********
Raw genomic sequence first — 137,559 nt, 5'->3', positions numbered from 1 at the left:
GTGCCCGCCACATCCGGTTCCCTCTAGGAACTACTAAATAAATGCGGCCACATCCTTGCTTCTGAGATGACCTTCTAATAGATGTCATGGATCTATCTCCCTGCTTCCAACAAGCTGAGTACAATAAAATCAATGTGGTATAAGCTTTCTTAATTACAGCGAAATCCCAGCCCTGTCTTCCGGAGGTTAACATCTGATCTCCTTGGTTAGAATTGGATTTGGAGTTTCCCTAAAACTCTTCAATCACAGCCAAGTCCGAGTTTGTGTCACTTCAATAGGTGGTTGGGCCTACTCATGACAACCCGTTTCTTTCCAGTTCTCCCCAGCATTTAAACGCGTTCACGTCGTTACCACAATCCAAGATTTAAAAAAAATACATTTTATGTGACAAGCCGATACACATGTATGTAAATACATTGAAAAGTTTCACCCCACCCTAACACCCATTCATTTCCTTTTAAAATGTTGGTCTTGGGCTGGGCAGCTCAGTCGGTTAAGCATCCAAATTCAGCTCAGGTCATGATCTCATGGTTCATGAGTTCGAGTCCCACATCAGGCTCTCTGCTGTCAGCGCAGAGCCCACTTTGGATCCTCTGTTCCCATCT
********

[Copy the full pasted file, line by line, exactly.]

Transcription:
Raw genomic sequence first — 137,559 nt, 5'->3', positions numbered from 1 at the left:
GTGCCCGCCACATCCGGTTCCCTCTAGGAACTACTAAATAAATGCGGCCACATCCTTGCTTCTGAGATGACCTTCTAATAGATGTCATGGATCTATCTCCCTGCTTCCAACAAGCTGAGTACAATAAAATCAATGTGGTATAAGCTTTCTTAATTACAGCGAAATCCCAGCCCTGTCTTCCGGAGGTTAACATCTGATCTCCTTGGTTAGAATTGGATTTGGAGTTTCCCTAAAACTCTTCAATCACAGCCAAGTCCGAGTTTGTGTCACTTCAATAGGTGGTTGGGCCTACTCATGACAACCCGTTTCTTTCCAGTTCTCCCCAGCATTTAAACGCGTTCACGTCGTTACCACAATCCAAGATTTAAAAAAAATACATTTTATGTGACAAGCCGATACACATGTATGTAAATACATTGAAAAGTTTCACCCCACCCTAACACCCATTCATTTCCTTTTAAAATGTTGGTCTTGGGCTGGGCAGCTCAGTCGGTTAAGCATCCAAATTCAGCTCAGGTCATGATCTCATGGTTCATGAGTTCGAGTCCCACATCAGGCTCTCTGCTGTCAGCGCAGAGCCCACTTTGGATCCTCTGTTCCCATCT